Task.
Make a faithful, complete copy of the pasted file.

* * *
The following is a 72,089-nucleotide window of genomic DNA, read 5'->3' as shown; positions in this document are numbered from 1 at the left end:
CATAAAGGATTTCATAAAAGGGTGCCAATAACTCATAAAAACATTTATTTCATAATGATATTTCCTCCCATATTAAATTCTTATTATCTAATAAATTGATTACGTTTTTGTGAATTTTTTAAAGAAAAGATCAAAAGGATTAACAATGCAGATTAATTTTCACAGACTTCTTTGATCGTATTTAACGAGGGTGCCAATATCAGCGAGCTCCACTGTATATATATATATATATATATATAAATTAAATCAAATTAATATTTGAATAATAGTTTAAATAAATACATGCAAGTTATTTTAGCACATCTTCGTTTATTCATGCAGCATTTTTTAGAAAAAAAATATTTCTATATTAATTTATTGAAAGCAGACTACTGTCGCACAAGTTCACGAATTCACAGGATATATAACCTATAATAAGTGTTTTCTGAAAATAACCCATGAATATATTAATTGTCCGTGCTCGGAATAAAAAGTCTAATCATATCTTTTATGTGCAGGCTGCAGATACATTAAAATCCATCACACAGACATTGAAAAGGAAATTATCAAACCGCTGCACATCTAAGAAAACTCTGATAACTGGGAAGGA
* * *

The following is a 72,089-nucleotide window of genomic DNA, read 5'->3' as shown; positions in this document are numbered from 1 at the left end:
CATAAAGGATTTCATAAAAGGGTGCCAATAACTCATAAAAACATTTATTTCATAATGATATTTCCTCCCATATTAAATTCTTATTATCTAATAAATTGATTACGTTTTTGTGAATTTTTTAAAGAAAAGATCAAAAGGATTAACAATGCAGATTAATTTTCACAGACTTCTTTGATCGTATTTAACGAGGGTGCCAATATCAGCGAGCTCCACTGTATATATATATATATATATATATAAATTAAATCAAATTAATATTTGAATAATAGTTTAAATAAATACATGCAAGTTATTTTAGCACATCTTCGTTTATTCATGCAGCATTTTTTAGAAAAAAAATATTTCTATATTAATTTATTGAAAGCAGACTACTGTCGCACAAGTTCACGAATTCACAGGATATATAACCTATAATAAGTGTTTTCTGAAAATAACCCATGAATATATTAATTGTCCGTGCTCGGAATAAAAAGTCTAATCATATCTTTTATGTGCAGGCTGCAGATACATTAAAATCCATCACACAGACATTGAAAAGGAAATTATCAAACCGCTGCACATCTAAGAAAACTCTGATAACTGGGAAGGA